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Lexington Habitat for Humanity gets support from Rick Dees for deconstruction project

(Photos from Lexington Habitat for Humanity)


Special to KyForward

While the more traditional method of supporting Lexington Habitat is building a home, Weekly Top 40 Count Down host Rick Dees helped support Habitat’s mission by removing items from a home.

On Jan. 18, Lexington Habitat’s deconstruction team removed cabinetry, windows, doors, hardwood flooring, and other items from a home owned by Julie and Rick Dees at 2367 Gentry Lane in Danville.

Lexington Habitat’s deconstruction program removes salvageable items from homes being remodeled or demolished. The salvaged items are then sold to the public at Lexington Habitat’s ReStore located at 451 Southland Dr. The ReStore specializes in selling new or gently used building supplies, household items, furniture and appliances. Some of the more commonly donated deconstruction items include kitchen cabinets, bathroom vanities, hardwood flooring, appliances, windows and doors. Deconstruction is the careful removal and salvage of reusable building materials from a structure, as opposed to the more traditional demolition process where the waste ends up in a landfill.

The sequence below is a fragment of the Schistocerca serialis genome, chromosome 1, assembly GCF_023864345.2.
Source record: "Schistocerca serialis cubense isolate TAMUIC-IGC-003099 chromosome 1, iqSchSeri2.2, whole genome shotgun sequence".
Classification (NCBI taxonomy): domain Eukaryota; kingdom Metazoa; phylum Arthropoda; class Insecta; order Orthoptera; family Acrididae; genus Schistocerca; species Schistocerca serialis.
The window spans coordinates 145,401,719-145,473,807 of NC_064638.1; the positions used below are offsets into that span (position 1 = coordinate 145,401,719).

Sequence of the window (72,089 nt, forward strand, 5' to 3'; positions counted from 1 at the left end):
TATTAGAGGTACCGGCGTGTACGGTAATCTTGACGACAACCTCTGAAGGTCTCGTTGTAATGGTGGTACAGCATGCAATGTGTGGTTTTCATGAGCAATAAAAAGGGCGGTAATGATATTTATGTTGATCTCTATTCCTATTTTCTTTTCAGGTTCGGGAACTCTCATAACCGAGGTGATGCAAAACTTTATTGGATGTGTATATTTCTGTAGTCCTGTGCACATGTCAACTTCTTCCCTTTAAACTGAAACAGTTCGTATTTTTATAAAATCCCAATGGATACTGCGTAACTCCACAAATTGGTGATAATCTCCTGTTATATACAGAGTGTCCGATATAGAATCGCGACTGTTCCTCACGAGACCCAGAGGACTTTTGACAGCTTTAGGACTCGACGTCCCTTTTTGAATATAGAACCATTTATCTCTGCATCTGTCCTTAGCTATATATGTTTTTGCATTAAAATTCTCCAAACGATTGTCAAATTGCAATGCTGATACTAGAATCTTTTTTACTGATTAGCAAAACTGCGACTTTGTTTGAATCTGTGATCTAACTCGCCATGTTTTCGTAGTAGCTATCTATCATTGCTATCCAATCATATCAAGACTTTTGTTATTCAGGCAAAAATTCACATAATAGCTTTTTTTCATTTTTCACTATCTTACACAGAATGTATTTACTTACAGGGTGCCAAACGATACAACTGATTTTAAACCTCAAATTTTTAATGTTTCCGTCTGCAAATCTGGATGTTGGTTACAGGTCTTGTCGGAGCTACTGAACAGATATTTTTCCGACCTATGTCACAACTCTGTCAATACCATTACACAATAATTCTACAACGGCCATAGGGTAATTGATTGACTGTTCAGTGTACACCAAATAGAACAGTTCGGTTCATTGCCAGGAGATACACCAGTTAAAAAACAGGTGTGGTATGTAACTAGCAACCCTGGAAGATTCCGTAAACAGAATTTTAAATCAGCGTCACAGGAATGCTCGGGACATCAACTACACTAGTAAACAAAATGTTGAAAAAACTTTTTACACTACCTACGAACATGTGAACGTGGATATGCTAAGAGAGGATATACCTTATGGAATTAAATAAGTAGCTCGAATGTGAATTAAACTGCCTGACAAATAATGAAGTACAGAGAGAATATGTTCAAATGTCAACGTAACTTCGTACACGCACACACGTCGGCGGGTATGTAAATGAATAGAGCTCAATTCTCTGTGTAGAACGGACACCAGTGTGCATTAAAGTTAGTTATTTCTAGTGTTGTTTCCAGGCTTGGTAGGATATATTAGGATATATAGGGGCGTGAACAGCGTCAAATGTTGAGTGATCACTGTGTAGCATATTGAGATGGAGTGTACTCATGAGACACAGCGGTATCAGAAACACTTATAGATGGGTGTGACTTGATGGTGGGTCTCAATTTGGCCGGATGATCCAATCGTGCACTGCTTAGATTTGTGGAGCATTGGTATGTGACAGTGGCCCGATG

Like all Lexington Habitat programs, the deconstruction program engages volunteers. Students from the University of Maryland will be in town during the Dees Deconstruction project and are looking forward to assisting. Also joining the deconstruction team will be a Lexington Habitat partner family working towards the completion of their sweat equity hours.

Lexington Habitat ReStore Director Jim Kreiner has seen tremendous growth in individuals donating through the ReStore for deconstruction programs, he said.

This support has helped the ReStore achieve a record $1.2 million in sales in 2012. All proceeds from ReStore sales support Lexington Habitat’s mission to build simple, decent, affordable housing with low-income families in Lexington. Items donated to the ReStore are tax-deductible.

“Thanks to the support of Rick Dees and thousands of other donors in Central Kentucky, we’re able to keep 1.5 million pounds of recyclable, reusable building materials out of our local landfills every year,” said Kreiner.” We’re helping keep the Bluegrass green and transforming those donations into the funding necessary to create affordable housing for low-income families.”

“I love working with Habitat for Humanity,” said Rick Dees. “The volunteers and services Habitat for Humanity provides are second to none. Plus, we all have fun too!”

From Lexington Habitat for Humanity

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